RubberHose 2 - BodyMovin

 
 

SVG Animation

That phase either means a whole lot or absolutely nothing to you. In short, your animation can play online, at a high framerate, with unlimited resolution and usually a much smaller file size than as a video file or gif. You don't have to push play and if you want to get deeper, you can actually add interactivity to the animation. It's really amazing. 

BodyMovin

Getting animation out of After Effects and into web code is a gross ugly mess. BodyMovin is a tool to export from AE and a player for the web. There are a few extra steps to getting started, but the process has never been more painless. 

Many thanks to Hernan Torrisi for making this tool available to the world and his willingness to integrate RubberHose. 


Installation

Download BodyMovin

Available at aescripts.com for the price that you name. Seriously, give the man some money.

Also available on GitHub if you're looking to tinker with some code.

Download ZXP Installer

BodyMovin is an extension. This means it's installation is a typically a bit trickier than installing a script like RubberHose. 

To reduce the complexity of installing extensions, the smart folks at aescripts.com built a really awesome Extension Installer that will make your life a lot easier to get up and running with BodyMovin. So download and install it. 

Install BodyMovin

  • Unzip BodyMovin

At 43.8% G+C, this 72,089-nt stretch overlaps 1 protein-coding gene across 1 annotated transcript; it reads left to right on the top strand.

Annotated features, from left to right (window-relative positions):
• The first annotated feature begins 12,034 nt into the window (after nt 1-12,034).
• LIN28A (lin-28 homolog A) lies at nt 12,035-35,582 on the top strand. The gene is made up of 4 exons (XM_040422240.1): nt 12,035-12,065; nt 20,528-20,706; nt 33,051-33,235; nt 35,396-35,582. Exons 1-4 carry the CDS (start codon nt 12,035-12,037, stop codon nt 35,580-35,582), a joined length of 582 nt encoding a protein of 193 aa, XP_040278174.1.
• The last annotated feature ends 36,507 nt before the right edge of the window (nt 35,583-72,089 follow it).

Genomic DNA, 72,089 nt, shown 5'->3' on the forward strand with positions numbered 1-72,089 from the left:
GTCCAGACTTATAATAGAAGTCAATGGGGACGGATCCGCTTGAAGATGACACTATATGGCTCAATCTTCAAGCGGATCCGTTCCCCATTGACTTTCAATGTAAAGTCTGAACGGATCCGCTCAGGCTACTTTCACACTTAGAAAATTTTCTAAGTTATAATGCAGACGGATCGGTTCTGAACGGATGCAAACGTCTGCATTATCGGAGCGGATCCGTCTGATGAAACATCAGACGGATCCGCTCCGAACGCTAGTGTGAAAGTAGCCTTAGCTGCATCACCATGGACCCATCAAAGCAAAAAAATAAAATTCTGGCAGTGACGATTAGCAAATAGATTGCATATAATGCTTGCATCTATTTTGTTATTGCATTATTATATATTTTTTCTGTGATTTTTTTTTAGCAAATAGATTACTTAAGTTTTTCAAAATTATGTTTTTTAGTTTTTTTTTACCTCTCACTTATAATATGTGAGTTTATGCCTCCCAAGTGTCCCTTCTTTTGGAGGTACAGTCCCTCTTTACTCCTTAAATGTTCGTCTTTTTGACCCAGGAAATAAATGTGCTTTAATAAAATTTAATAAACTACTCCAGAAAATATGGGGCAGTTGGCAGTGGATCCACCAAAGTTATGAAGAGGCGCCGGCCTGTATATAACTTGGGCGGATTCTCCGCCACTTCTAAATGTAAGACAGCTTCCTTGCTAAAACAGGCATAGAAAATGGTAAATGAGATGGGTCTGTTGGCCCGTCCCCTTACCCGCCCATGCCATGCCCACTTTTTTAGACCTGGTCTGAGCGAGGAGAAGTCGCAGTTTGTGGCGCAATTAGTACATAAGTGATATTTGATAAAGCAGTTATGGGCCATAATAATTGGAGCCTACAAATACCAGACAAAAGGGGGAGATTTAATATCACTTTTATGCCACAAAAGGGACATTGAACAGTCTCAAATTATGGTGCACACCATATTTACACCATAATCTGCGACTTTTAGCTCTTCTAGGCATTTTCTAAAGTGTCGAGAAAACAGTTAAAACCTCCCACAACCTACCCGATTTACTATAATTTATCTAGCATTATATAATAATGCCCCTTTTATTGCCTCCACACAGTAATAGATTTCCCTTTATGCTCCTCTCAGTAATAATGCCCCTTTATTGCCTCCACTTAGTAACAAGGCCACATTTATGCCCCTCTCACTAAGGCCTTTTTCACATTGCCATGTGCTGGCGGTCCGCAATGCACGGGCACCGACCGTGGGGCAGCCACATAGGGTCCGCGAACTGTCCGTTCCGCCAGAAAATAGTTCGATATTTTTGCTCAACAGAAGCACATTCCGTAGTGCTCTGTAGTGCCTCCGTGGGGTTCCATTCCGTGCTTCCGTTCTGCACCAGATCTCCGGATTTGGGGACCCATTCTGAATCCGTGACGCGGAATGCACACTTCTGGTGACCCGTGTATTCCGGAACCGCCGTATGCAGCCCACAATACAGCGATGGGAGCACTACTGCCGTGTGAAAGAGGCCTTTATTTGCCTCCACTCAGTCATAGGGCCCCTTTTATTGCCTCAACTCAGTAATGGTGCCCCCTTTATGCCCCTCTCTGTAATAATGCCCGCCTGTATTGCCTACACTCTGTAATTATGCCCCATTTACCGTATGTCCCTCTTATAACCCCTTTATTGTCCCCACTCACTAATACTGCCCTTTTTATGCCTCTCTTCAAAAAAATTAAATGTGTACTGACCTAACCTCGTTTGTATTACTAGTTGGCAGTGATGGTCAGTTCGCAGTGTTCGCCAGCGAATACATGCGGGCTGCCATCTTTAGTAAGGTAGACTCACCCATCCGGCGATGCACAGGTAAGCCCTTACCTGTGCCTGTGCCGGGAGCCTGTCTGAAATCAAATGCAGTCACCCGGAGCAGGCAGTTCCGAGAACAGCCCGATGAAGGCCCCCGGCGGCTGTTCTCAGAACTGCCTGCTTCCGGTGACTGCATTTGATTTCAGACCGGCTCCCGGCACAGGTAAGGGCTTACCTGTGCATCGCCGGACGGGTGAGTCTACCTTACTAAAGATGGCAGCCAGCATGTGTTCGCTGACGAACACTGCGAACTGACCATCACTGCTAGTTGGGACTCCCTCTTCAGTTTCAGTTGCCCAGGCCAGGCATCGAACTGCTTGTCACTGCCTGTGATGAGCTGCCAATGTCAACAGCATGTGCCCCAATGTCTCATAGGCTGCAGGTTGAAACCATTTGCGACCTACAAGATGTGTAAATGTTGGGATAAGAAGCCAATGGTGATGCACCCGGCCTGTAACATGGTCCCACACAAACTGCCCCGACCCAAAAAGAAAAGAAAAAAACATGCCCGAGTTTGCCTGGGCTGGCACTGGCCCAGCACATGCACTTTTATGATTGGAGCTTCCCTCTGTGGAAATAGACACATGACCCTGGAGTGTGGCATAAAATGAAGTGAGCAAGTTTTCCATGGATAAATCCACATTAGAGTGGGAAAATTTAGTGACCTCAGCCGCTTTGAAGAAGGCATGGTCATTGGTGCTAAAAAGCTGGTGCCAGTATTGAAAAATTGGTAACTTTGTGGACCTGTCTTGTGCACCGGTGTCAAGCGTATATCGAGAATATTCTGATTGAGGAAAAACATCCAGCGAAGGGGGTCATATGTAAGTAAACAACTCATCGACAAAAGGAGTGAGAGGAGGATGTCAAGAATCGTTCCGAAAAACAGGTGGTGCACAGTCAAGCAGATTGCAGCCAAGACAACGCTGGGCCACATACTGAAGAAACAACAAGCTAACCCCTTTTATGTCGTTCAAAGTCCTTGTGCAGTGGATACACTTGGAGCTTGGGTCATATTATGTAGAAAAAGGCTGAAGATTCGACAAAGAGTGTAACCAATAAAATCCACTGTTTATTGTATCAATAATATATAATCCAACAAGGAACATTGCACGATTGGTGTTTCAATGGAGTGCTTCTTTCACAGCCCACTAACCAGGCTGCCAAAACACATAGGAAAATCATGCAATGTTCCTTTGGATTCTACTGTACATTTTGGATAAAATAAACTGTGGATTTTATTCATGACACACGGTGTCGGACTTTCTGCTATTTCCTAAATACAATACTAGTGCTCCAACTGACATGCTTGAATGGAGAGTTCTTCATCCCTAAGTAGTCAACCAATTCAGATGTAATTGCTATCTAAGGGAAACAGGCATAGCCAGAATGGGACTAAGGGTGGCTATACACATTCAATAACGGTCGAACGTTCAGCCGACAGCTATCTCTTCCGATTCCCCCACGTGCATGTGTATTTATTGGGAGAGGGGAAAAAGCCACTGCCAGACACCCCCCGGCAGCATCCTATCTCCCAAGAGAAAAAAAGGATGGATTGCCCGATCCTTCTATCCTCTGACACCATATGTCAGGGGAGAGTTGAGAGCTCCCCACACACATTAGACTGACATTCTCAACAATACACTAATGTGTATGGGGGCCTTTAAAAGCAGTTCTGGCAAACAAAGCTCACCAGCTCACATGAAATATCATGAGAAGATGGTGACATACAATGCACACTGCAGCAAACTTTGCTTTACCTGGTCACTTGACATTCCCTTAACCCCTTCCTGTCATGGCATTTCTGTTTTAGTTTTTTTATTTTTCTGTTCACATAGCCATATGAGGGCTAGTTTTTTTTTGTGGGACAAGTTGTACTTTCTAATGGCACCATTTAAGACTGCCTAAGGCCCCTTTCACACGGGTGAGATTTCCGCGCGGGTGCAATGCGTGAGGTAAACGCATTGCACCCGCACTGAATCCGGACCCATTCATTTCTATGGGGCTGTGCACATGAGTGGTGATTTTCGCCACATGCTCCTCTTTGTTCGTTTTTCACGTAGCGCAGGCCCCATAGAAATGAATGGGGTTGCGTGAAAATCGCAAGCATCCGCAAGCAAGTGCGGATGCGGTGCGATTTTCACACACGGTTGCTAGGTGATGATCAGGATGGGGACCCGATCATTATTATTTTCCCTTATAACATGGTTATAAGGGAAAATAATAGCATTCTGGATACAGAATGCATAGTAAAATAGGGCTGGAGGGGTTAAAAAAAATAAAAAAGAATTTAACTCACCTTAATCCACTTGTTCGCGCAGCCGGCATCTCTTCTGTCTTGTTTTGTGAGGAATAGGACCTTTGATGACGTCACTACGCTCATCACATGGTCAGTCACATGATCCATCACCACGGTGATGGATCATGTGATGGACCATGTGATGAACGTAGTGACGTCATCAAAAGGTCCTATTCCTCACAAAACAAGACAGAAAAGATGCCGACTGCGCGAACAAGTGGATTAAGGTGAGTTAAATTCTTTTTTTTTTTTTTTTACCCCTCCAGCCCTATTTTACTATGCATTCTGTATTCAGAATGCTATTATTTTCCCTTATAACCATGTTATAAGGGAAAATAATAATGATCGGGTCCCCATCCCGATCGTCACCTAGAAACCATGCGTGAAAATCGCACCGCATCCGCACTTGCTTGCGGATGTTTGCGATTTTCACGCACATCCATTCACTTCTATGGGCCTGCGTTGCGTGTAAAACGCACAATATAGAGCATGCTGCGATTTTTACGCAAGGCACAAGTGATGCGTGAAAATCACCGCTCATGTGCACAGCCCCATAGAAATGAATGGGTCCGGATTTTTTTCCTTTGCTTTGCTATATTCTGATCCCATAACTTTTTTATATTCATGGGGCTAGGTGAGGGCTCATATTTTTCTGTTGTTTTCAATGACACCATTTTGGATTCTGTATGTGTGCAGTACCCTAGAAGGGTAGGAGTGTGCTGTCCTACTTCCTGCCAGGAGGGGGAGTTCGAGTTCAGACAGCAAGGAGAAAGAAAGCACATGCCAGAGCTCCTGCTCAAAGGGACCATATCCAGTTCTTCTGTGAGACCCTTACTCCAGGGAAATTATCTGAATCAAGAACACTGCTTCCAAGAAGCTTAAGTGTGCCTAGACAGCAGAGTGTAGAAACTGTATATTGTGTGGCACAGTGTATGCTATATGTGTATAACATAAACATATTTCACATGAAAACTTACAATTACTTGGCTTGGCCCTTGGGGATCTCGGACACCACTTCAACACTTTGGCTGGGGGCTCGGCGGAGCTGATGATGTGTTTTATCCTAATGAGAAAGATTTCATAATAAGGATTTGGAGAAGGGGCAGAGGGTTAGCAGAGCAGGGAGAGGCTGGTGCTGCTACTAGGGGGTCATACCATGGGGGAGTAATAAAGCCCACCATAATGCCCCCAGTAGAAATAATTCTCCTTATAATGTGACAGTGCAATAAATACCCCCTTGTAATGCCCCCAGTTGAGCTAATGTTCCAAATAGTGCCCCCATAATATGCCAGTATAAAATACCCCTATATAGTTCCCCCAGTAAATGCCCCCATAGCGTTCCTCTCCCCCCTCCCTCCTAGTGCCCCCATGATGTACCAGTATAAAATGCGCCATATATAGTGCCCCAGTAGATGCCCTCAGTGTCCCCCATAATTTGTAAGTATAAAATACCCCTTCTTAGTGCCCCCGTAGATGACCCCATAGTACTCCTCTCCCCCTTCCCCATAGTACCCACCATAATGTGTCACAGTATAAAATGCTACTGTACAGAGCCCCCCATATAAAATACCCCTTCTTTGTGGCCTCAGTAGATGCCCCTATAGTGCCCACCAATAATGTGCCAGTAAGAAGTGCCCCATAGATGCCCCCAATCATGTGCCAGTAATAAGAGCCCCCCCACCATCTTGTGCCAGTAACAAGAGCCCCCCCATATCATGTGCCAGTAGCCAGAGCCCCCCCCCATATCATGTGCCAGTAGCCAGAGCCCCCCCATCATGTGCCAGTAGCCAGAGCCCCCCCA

• Navigate to build/extension/bodymovin.zxp
  • Open up ZXP Installer
  • Drag bodymovin.zxp into ZXP Installer
  • Close and reopen After Effects
  • Open the Window menu, find the Extension group and you should see BodyMovin

Export Settings

With BodyMovin open, there will be a list of all comps within a project. Select your desired comp and click the ⚙ to open the settings for this comp. Because RubberHose controllers are guide layers and are often hidden. Be sure to enable:

Split Animation
◎ Glyphs
◉ HIDDEN
◉ GUIDES
◎ Extra Comps
◎ Standalone
◎ Demo


Rendering

Upon opening BodyMovin, you'll see list of all the available comps in the project. There's a handy search box for narrowing down your selection if you have a big project.

Next to the each comp in the list is a white dot, that when selected will turn red. Specify a destination for the file to be saved. The default filename is data.json. This is fine for now.


Previewing

Double clicking one of these exported files wont play like it a quicktime or even viewed in a browser like an HTML file. Because of how the internet works and how BodyMovin is designed to work with it, files need to be run over a server in order to play right. Meaning, there is an extra step required In order to view the exported file on your desktop.